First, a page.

Out of all of the experiments and crafts I organized this summer, the kids still love just dipping their fingers in multiple colored paint and splashing across white paper.  Easy enough, right?  Go for it, kids!


I usually spring for a box of new crayons every few weeks, and my kids LOVE to color.  Give them paper, new crayons and let them go to town.

Play Doh

Play Doh, cookie cutters…and let the kids twist, roll, pull, and piece it together. Keeps my kiddos busy, and their little hands busy.

Living room dance parties

Turn up the music and rock out – impromptu style.  The sillier the better!  Kids will love seeing mama shake her booty – and they will love showing you some of their favorite moves, too!  It gets loud, it gets crazy…and it’s joyful.

Hide and seek

Oh my gosh, my kids LOVE this game.  It never gets old for them.  Too bad our dog gets excited and helps “find” the hider in our house.

Old school board games

Candyland, Chutes and Ladders, Uno, Life, Trouble, Go Fish, Old Maid…you name it.  There’s a reason these are considered classic games.  Put the iPads and phones apps and games away, and sit around the table to play a board game as a family.  Our newest favorite is Uno – the kids have so much fun!  And, so do mama and daddy.

I Spy

I spy with my little eye…my kids loving this game, especially in the car.  If you have the patience for it, let the kids play when you’re driving (although sometimes the kids get so excited, they tend to talk over each other).


You don’t need any fancy smancy costumes for this!  Whatever the kids want, goes.  Fancy dresses stuck in the back of the closet, masks, mommy or daddy’s clothes, hats, tutus, and any other costume or dress up stuff you’ve collected.  Have your kids do a fashion show for you…my kids get a kick out of this!

Swinging…at the park 

What kid doesn’t love to swing?  Pack a homemade picnic lunch, pack up the kiddos, and take them to the park to run, slide and swing.

Telling silly stories

My kids love when I start off telling a silly story…and they get to contribute.  They usually laugh themselves into uncontrollable giggles (my stories always start off with….On top of spaghetti….).

Ice cream dates

These “dates” are my favorite!  My children inevitably want the stickiest, messiest ice cream ever…and I love seeing their dribbling ice cream grins.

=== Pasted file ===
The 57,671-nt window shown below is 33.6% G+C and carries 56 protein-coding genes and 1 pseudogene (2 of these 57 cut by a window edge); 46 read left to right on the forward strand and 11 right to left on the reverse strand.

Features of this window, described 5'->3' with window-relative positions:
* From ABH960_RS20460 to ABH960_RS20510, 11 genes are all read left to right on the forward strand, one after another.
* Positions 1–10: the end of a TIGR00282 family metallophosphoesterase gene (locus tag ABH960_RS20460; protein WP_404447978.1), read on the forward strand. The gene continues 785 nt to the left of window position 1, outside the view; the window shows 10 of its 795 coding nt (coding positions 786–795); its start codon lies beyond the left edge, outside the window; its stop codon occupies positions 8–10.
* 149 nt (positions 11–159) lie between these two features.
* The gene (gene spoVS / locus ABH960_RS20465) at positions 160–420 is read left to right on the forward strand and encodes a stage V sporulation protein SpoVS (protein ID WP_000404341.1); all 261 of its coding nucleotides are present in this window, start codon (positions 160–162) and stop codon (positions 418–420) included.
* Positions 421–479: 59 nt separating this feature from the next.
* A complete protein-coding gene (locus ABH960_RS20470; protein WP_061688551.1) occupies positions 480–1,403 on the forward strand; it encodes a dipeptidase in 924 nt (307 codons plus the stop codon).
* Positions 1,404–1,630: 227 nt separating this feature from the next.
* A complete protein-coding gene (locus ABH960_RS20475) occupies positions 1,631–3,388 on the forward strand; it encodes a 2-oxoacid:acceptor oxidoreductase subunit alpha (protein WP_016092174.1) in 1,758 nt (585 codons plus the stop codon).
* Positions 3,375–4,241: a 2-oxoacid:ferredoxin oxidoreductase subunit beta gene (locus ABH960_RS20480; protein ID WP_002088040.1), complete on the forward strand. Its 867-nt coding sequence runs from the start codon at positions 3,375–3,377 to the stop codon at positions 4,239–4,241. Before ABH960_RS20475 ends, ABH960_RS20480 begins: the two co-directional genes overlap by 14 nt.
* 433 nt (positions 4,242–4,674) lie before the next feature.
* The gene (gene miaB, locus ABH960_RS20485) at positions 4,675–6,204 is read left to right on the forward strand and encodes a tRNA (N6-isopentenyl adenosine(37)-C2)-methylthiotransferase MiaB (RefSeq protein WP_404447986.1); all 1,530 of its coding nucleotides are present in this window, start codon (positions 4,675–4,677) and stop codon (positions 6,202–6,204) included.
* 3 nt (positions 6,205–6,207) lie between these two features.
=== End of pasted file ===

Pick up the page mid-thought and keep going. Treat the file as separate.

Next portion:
What are your favorite simple kid activities to do?  Please comment below and share with us mamas!

How to Make Cleaning Up Fun for Kids

How to make cleaning up fun for kids_1

Clean up, clean up, everybody, everywhere.  Clean up, clean up…who has this song stuck in their head 24/7?? Are your kids over it, too?!

Here are my tips for how to make cleaning up fun for kids.

Make it a friendly contest

My first go-to attempt is always, “Who can clean up the fastest?!”  My kids go nuts for this.  Both are highly competitive, so this tactic works well in our house.  If both stare at me with blank faces, I’ll jump in and start furiously cleaning, saying “Look, mama is winning!”  Boom.  That gets them up!

Or, I’ll set the timer for a few minutes and say, “Who can clean up before the timer beeps!?”  Then, I pick a “prize,” like a sticker, an MnM…whatever works for you and your kids.  Just something little.

Positive praise

Speaking of, positive praise goes a looonnnggg way.  Saying things like:

“It makes mama SO happy when you clean up.”

“Excellent job cleaning!”  Wow, you are so good at this!”

“How did you learn to do that?  Wow, mama is so impressed!”

While this usually isn’t the sole motivator, I find any opportunity to give my children positive praise…because heaven knows that I do enough correcting during the day.

Turn organizing into a learning game

Make cleaning a learning game with your kids.  Sort by colors.  Sort by categories (Let’s make a pirate toy bucket!  Who can find all of the dolls and put them in the same drawer?).  Sort by shapes.  Sort by size.

Depending on your child’s age, you can really play some fun “games” while you are cleaning.  Sneaky!

 “Work” hard, play hard

Pick a fun activity to do after cleaning.  Maybe it’s a park date.  Maybe it’s a bike ride around your neighborhood.  Or a trip to the library to pick new books.  Whatever makes you and your kiddies happy.

And explain that an important part of being in a family is helping take care of “our” home.  We all contribute.  We all clean.  We all take responsibility for taking care of our house.

When the chores are done, then we get to do something fun!!  Now, I’m not pretending that this concept is going to magically connect with your kids, and you’ll have happy little cleaning machines who want to help in the house.  But I look at it as a daily lesson to reinforce…and fingers crossed, one day, they will get it.

Dance party!!!